• Gallbladder removal. Some people who have surgery to remove their gallbladder are more likely to have NAFLD.

SYMPTOMS

With ALD and NAFLD, there are usually no symptoms. Some people may develop signs such as tiredness or pain in the upper right side of the abdomen where your liver is located.

If you have NASH or develop cirrhosis, you may have symptoms such as:

  • Swollen belly
  • Enlarged blood vessels underneath your skin's surface
  • Larger than normal breasts in men
  • Red palms
  • Skin and eyes that appear yellowish, due to a condition called jaundice

DIAGNOSIS

Your doctor may use different tests to find out if you have fatty liver disease. There's no test that can show whether the fat in your liver is due to alcohol or not, so your doctor will ask about your alcohol use. This information can help your doctor tell if you have ALD or NAFLD.

Some of the tests your doctor may use to diagnose fatty liver disease are:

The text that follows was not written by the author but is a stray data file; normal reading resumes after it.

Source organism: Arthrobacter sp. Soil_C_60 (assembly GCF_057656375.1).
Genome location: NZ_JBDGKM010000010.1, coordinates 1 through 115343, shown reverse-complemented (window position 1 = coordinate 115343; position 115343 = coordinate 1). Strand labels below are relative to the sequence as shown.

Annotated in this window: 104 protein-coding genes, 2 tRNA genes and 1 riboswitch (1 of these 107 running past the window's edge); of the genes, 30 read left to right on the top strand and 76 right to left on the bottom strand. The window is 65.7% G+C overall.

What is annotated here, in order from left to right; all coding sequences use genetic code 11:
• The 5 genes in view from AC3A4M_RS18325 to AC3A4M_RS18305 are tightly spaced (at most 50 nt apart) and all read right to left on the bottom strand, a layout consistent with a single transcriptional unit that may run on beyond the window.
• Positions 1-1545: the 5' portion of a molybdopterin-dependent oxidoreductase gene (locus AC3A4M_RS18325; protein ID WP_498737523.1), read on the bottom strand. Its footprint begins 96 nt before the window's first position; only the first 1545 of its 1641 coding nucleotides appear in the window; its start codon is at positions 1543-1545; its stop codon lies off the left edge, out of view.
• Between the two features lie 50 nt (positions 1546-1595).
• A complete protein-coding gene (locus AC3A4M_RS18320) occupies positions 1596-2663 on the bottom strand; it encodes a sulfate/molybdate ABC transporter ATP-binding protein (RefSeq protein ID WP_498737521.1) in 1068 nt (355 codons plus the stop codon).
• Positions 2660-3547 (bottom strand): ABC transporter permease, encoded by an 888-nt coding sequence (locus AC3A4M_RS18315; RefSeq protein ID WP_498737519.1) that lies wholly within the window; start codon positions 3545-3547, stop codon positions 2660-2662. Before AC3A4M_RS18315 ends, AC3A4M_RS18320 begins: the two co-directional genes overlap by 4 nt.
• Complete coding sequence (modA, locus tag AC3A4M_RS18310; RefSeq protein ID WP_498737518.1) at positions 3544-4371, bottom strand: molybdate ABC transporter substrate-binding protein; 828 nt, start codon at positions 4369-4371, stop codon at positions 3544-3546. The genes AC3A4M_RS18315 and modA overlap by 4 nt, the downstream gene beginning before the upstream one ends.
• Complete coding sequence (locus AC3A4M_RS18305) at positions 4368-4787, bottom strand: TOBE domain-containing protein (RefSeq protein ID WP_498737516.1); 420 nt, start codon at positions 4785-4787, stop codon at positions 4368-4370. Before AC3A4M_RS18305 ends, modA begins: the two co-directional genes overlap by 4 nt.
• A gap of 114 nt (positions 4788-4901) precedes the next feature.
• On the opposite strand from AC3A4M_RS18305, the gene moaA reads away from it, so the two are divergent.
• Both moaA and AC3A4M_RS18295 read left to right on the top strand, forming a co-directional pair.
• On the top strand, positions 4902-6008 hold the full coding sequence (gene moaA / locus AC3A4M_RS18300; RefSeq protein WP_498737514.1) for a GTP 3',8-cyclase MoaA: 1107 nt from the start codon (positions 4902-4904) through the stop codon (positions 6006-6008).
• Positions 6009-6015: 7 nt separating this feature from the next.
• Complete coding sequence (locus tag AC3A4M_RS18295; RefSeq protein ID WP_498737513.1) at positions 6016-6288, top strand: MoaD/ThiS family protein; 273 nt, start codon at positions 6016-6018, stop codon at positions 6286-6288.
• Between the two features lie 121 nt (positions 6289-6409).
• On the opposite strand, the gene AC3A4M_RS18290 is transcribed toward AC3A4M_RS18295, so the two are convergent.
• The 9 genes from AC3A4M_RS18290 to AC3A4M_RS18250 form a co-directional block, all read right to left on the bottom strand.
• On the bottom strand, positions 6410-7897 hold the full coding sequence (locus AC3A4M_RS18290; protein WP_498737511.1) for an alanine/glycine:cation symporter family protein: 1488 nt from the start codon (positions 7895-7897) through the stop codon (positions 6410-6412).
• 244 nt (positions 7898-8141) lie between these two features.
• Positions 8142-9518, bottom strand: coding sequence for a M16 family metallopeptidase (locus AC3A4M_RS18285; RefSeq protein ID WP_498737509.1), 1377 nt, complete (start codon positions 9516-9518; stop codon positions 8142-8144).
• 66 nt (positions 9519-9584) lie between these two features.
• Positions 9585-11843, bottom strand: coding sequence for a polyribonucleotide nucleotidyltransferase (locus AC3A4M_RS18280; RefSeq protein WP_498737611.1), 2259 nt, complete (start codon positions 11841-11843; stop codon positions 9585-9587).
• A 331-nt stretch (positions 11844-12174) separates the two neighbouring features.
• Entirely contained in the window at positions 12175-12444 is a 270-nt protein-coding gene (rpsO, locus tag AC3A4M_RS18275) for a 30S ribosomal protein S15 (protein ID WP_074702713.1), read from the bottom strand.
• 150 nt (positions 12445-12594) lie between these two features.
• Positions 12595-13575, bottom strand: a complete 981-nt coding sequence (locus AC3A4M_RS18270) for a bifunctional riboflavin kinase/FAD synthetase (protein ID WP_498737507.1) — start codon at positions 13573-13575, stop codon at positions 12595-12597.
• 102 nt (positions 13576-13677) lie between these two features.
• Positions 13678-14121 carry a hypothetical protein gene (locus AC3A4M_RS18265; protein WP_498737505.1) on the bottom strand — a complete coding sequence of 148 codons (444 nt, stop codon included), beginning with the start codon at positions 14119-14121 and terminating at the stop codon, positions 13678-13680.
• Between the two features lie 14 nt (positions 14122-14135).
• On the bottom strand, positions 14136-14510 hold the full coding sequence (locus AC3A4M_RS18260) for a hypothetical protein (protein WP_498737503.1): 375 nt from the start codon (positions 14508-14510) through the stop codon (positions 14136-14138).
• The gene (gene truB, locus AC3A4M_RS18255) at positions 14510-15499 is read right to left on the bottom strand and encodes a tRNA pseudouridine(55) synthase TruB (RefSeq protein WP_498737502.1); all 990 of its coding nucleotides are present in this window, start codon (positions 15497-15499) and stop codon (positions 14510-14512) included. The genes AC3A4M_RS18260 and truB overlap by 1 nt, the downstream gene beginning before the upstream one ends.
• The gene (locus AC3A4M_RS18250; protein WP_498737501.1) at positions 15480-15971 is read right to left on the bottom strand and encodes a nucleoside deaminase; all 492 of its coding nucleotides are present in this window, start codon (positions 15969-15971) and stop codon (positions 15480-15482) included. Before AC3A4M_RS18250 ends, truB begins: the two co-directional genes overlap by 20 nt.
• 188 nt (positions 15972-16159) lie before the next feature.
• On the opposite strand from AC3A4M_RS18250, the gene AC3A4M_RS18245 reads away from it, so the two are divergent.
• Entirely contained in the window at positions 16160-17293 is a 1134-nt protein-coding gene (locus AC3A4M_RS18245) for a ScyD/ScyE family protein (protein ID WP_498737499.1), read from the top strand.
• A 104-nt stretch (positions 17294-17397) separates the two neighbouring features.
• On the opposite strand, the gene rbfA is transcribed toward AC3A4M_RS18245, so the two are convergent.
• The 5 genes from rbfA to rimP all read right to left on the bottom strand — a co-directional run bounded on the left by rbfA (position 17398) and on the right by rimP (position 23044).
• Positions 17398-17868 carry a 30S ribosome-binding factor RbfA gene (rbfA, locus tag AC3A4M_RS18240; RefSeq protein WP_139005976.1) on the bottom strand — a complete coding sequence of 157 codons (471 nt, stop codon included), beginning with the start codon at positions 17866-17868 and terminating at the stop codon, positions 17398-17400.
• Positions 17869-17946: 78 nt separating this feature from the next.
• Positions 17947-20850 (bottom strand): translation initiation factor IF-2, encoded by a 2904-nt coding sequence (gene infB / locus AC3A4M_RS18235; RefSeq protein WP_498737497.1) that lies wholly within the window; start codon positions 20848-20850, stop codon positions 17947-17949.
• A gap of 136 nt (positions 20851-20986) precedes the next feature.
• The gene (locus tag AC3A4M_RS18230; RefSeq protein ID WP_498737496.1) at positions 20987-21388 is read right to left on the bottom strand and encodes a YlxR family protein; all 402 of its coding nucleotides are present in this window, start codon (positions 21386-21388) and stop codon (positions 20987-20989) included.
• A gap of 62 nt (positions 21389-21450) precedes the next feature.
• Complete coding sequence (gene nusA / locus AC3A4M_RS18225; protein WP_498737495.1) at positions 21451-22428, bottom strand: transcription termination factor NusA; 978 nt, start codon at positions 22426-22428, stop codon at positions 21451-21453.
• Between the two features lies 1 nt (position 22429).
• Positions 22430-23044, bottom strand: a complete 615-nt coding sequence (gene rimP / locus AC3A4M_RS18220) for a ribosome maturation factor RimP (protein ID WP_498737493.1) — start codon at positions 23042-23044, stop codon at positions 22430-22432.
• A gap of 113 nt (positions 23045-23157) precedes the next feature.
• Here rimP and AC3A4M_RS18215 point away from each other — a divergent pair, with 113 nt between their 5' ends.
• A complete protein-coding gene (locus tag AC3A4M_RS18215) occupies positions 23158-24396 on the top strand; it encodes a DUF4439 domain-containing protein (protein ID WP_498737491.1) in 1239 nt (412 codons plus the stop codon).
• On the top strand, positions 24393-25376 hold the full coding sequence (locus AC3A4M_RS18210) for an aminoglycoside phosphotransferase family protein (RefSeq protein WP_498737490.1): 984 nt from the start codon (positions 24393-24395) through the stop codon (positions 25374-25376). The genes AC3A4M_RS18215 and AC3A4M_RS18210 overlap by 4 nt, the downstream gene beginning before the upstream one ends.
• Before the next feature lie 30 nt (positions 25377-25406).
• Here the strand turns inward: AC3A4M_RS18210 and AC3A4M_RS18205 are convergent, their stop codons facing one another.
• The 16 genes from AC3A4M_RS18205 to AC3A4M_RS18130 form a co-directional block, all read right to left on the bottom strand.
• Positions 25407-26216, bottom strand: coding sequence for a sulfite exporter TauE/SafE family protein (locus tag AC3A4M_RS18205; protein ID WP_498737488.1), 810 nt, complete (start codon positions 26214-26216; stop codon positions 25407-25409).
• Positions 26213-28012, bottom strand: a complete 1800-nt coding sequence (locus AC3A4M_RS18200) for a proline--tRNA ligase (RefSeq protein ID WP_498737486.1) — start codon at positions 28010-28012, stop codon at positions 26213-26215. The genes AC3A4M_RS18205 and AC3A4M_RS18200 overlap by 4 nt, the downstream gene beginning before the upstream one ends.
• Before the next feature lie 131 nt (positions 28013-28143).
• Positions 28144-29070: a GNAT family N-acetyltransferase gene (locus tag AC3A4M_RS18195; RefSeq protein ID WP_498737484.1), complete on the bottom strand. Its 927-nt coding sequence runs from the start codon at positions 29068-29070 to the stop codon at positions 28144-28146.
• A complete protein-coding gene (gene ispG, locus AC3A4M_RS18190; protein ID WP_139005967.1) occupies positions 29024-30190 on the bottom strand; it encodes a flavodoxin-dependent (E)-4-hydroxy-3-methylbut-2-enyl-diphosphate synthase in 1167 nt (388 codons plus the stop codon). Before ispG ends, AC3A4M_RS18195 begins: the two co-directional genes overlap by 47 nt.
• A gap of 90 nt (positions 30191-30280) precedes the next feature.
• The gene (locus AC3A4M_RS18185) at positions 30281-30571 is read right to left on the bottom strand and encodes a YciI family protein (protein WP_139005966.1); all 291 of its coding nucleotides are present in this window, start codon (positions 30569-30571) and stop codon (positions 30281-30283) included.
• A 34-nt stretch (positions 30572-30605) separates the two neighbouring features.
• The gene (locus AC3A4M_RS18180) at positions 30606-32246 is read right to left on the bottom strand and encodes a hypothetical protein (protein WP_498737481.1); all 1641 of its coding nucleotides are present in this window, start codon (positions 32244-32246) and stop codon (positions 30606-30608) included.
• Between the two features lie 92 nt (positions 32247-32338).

Physical exam. Your doctor weighs you and checks your body for signs of liver problems such as an enlarged liver or jaundice.

Blood tests. These can show if you have high levels of liver enzymes such as alanine aminotransferase (ALT) and aspartate aminotransferase (AST). If so, there could be a problem with your liver.

Imaging tests. You may get ultrasound, computerized tomography (CT) scans, or magnetic resonance imaging (MRI). These tests can help show if there's any fat in your liver. But they can't tell whether you have simple fatty liver or NASH.

Liver biopsy. A doctor removes a sample of tissue from your liver and sends it to a lab to see if you have liver inflammation or damage. You'll get this done at a hospital or outpatient surgery center. Before the procedure, you'll get medicine to help you relax or control pain.

For the biopsy, your doctor numbs the area and uses a special needle to take a small piece of tissue from your liver. A liver biopsy is the only way for doctors to diagnose NASH.

Not everyone with NAFLD needs to have a liver biopsy. Your doctor may recommend a liver biopsy if you're at risk for NASH or if other tests show that you may have NASH complications such as cirrhosis.

Here is one of the tests we may do to check on your liver's health: